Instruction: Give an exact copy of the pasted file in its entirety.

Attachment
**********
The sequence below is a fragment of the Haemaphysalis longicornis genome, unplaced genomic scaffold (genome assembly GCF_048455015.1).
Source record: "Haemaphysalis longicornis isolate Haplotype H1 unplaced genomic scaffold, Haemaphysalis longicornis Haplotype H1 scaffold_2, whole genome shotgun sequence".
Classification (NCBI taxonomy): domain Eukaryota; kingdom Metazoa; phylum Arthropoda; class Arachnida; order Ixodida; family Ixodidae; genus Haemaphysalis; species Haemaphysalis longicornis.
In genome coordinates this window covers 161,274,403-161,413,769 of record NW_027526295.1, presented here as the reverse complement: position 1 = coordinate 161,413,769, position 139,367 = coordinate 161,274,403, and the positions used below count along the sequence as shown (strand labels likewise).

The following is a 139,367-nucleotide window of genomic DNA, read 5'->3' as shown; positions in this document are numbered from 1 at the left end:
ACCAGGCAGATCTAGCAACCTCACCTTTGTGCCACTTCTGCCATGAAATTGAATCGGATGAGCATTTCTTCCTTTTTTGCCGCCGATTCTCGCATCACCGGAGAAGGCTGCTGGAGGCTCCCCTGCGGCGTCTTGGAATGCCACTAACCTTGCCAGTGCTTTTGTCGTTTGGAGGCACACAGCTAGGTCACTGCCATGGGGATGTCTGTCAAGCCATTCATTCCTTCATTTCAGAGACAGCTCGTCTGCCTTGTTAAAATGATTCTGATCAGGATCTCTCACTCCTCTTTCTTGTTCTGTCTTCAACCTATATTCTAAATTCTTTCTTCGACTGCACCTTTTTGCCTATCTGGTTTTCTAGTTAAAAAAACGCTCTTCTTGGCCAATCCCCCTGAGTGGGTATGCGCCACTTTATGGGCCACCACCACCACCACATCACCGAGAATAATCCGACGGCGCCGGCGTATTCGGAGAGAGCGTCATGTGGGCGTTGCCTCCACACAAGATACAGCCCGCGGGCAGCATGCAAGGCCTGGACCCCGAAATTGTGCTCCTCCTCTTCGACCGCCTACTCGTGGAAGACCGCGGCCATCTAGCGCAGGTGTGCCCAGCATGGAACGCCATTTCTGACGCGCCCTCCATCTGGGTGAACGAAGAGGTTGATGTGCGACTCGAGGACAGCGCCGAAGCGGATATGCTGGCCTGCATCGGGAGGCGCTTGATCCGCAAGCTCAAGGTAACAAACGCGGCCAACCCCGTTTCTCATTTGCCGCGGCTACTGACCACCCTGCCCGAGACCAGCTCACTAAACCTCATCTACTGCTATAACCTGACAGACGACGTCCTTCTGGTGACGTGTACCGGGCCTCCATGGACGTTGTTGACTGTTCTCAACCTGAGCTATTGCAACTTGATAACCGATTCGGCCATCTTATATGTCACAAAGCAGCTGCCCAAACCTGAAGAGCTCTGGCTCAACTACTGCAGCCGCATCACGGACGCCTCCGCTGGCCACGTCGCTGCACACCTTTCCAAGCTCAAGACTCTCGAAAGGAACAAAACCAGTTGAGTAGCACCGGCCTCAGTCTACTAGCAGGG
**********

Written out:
The sequence below is a fragment of the Haemaphysalis longicornis genome, unplaced genomic scaffold (genome assembly GCF_048455015.1).
Source record: "Haemaphysalis longicornis isolate Haplotype H1 unplaced genomic scaffold, Haemaphysalis longicornis Haplotype H1 scaffold_2, whole genome shotgun sequence".
Classification (NCBI taxonomy): domain Eukaryota; kingdom Metazoa; phylum Arthropoda; class Arachnida; order Ixodida; family Ixodidae; genus Haemaphysalis; species Haemaphysalis longicornis.
In genome coordinates this window covers 161,274,403-161,413,769 of record NW_027526295.1, presented here as the reverse complement: position 1 = coordinate 161,413,769, position 139,367 = coordinate 161,274,403, and the positions used below count along the sequence as shown (strand labels likewise).

The following is a 139,367-nucleotide window of genomic DNA, read 5'->3' as shown; positions in this document are numbered from 1 at the left end:
ACCAGGCAGATCTAGCAACCTCACCTTTGTGCCACTTCTGCCATGAAATTGAATCGGATGAGCATTTCTTCCTTTTTTGCCGCCGATTCTCGCATCACCGGAGAAGGCTGCTGGAGGCTCCCCTGCGGCGTCTTGGAATGCCACTAACCTTGCCAGTGCTTTTGTCGTTTGGAGGCACACAGCTAGGTCACTGCCATGGGGATGTCTGTCAAGCCATTCATTCCTTCATTTCAGAGACAGCTCGTCTGCCTTGTTAAAATGATTCTGATCAGGATCTCTCACTCCTCTTTCTTGTTCTGTCTTCAACCTATATTCTAAATTCTTTCTTCGACTGCACCTTTTTGCCTATCTGGTTTTCTAGTTAAAAAAACGCTCTTCTTGGCCAATCCCCCTGAGTGGGTATGCGCCACTTTATGGGCCACCACCACCACCACATCACCGAGAATAATCCGACGGCGCCGGCGTATTCGGAGAGAGCGTCATGTGGGCGTTGCCTCCACACAAGATACAGCCCGCGGGCAGCATGCAAGGCCTGGACCCCGAAATTGTGCTCCTCCTCTTCGACCGCCTACTCGTGGAAGACCGCGGCCATCTAGCGCAGGTGTGCCCAGCATGGAACGCCATTTCTGACGCGCCCTCCATCTGGGTGAACGAAGAGGTTGATGTGCGACTCGAGGACAGCGCCGAAGCGGATATGCTGGCCTGCATCGGGAGGCGCTTGATCCGCAAGCTCAAGGTAACAAACGCGGCCAACCCCGTTTCTCATTTGCCGCGGCTACTGACCACCCTGCCCGAGACCAGCTCACTAAACCTCATCTACTGCTATAACCTGACAGACGACGTCCTTCTGGTGACGTGTACCGGGCCTCCATGGACGTTGTTGACTGTTCTCAACCTGAGCTATTGCAACTTGATAACCGATTCGGCCATCTTATATGTCACAAAGCAGCTGCCCAAACCTGAAGAGCTCTGGCTCAACTACTGCAGCCGCATCACGGACGCCTCCGCTGGCCACGTCGCTGCACACCTTTCCAAGCTCAAGACTCTCGAAAGGAACAAAACCAGTTGAGTAGCACCGGCCTCAGTCTACTAGCAGGG